“What characterizes the rabbinic methods of the Sephardic sages? Between the strict and the liberal positions, the Sephardic Sages established a third path in which their great humility before G-d and their commitment to serve G-d and the community brought them to adopt original halakhic stances in order to deal with new situations, without fearing lenient decisions, rulings and originality.”

“To spread Torah among students, to love the Torah and its mitzvot, to love the Land of Israel and its holiness, to love absolutely every Jewish man and woman and the people of Israel in its entirety; to love G-d, the Lord of Israel; to bring peace among all Jews physically and spiritually, in their words and actions, in their thoughts and in the ruminations of their hearts, in all their steps and deeds, at home and in the street, in the village and in the city; to bring true peace in the house of Israel, to the entire congregation of Israel in all its subdivisions and groupings; and between Israel and their Father in heaven.”

The goals of Rav Uziel, the State of Israel’s first Sephardic Chief Rabbi

One of the characteristic principles of the Sephardic sages is the way they determine halakha. This is the basic principle known in rabbinic language as kohah dehetra adif the power of the heter (the lenient path) is the preferred. This principle praises the greatness of the Haham who delves deeply into an issue and finds a lenient halakhic solution.

Deciding halakha stringently does not reflect the greatness of a Haham. Many times, a stringent ruling attests to a theoretical educational concern, or to outright communal fear of actually making a halakhic decision. Both are factors that prevent the Haham from choosing the lenient path over the stricter one.

The responsibility of the Haham is to the whole community, to all of the Jewish people, perhaps for all future generations. Therefore it would not be responsible to set an excessively stringent standard of halakha that would cause a great portion of the community to be lost if they cannot abide by it.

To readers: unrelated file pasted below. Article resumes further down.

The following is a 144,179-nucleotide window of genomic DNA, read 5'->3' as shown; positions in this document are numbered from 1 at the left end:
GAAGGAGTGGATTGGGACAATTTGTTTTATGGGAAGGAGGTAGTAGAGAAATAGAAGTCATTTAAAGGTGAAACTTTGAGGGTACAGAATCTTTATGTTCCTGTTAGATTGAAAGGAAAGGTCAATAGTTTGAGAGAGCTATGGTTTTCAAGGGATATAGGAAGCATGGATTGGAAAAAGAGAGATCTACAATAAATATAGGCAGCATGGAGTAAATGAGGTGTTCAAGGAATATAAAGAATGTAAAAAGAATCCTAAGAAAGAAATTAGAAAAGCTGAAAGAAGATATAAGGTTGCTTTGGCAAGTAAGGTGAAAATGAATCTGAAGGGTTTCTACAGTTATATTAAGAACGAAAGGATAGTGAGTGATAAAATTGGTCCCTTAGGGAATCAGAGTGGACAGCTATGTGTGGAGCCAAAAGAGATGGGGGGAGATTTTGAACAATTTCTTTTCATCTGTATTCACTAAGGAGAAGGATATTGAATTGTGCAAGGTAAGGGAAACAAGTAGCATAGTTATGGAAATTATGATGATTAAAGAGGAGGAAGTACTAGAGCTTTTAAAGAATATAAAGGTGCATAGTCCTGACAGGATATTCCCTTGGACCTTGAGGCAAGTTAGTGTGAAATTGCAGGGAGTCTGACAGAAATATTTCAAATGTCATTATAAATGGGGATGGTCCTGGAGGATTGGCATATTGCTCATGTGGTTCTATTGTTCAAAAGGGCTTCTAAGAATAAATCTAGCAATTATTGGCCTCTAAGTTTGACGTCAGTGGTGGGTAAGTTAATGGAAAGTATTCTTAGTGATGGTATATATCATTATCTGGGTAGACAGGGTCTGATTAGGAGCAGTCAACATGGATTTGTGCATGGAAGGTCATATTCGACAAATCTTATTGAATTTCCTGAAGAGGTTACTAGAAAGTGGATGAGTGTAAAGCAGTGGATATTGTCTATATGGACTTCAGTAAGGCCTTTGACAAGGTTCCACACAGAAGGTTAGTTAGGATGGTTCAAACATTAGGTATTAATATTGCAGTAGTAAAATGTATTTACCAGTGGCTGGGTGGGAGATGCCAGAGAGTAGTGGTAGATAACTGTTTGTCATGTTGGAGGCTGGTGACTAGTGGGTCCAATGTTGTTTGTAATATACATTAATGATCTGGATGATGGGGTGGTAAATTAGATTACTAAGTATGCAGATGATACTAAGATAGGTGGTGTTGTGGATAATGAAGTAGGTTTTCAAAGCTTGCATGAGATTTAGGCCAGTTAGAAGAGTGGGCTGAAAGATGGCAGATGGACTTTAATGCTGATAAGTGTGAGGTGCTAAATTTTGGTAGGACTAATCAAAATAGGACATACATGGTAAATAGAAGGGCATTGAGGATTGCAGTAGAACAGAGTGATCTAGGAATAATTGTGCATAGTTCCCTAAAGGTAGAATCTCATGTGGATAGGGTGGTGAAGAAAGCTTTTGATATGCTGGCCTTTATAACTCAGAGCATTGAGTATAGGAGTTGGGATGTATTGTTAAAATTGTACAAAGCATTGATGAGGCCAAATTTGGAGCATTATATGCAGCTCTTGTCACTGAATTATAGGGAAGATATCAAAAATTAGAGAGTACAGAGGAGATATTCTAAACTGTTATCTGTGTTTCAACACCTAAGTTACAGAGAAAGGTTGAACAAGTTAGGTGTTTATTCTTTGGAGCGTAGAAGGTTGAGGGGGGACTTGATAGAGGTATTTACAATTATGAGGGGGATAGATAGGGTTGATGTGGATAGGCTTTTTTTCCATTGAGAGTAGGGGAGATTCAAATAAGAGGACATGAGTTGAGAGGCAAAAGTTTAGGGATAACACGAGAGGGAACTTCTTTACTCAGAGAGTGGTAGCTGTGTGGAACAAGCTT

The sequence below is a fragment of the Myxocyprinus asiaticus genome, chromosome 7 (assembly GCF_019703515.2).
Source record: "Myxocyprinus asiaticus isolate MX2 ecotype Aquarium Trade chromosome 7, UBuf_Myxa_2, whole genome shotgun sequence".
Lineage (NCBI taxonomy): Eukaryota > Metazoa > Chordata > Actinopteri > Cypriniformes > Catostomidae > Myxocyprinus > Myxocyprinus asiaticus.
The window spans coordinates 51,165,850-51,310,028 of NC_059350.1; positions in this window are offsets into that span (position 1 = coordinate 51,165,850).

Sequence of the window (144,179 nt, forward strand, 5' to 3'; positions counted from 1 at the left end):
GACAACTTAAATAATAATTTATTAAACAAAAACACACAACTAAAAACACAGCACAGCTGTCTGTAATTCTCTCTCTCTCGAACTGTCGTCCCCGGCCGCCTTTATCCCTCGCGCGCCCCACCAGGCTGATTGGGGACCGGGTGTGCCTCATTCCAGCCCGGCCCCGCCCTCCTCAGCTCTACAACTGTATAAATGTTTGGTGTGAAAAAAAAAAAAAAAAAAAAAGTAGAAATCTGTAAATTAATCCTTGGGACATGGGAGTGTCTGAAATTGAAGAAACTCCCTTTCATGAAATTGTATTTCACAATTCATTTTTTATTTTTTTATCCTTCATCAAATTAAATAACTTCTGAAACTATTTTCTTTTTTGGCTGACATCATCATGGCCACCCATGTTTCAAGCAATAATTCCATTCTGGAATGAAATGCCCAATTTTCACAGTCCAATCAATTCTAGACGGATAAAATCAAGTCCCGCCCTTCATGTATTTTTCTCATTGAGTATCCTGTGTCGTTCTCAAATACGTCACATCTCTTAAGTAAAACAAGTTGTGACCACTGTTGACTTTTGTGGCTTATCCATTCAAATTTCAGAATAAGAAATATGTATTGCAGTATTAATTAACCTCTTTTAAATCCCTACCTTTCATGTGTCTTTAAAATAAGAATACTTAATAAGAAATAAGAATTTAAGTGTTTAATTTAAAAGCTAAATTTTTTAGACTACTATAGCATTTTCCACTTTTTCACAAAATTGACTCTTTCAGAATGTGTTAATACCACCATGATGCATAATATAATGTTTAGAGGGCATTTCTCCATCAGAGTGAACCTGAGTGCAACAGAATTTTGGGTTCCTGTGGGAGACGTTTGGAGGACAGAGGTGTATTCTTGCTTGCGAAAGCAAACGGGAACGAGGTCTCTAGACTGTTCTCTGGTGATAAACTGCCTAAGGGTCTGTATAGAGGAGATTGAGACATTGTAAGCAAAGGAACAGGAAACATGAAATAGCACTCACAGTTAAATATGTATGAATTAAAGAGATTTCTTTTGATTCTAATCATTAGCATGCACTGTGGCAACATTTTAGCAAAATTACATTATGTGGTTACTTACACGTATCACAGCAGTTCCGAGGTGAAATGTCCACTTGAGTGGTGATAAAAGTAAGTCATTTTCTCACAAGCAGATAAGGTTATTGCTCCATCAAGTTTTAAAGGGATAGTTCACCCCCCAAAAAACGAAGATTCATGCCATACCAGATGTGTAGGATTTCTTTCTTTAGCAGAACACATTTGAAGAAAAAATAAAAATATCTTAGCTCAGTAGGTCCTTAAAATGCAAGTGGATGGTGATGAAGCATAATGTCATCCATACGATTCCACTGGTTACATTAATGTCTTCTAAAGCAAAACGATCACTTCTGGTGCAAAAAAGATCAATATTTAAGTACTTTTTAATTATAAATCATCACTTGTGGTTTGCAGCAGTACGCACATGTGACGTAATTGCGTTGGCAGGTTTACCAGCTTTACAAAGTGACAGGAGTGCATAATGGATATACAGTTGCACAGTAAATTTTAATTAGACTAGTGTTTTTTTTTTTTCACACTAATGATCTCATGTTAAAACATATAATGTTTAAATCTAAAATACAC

From the lively Shabbat tables of our ancestors to the inspirational teachings of our sages, it’s time for us to recapture the authentic classic Sephardic spirit.

The Lithuanian ultra-Orthodox world—with its extremist, anti-modern and anti-Zionist ideology, is absolutely alien and foreign to the classic Sephardic tradition.

Unfortunately, this is what much of the Sephardic world has become today. Donned in black fedora’s and black suits, a mode of dress as foreign to Sephardim as the extremist ideology that comes with it, today’s so-called Sephardic leaders, and many of their followers, have veered far away from the traditions and way of life of their parents and grandparents, and of the halakhic rulings of the rabbis and sages from their country’s of origin. It’s certainly not the way my parents raised me.

The loss of the true and authentic Sephardic way of life is lamentable for the Jewish world. Consider the following: Continuity of Judaism is possible only because permission was given to Israel’s sages in each generation to renew halakha as appropriate to the changes of times and events. Only by virtue of this was the continuous existence of Torah in Israel possible, enabling Jews to follow the way of Torah. There is nothing so flexible as the flexibility of Torah—it is only by virtue of that flexibility that the People of Israel, through the many novel and useful rulings innovated by Israel’s sages over the generations, could follow the path of Torah and its commandments for thousands of years.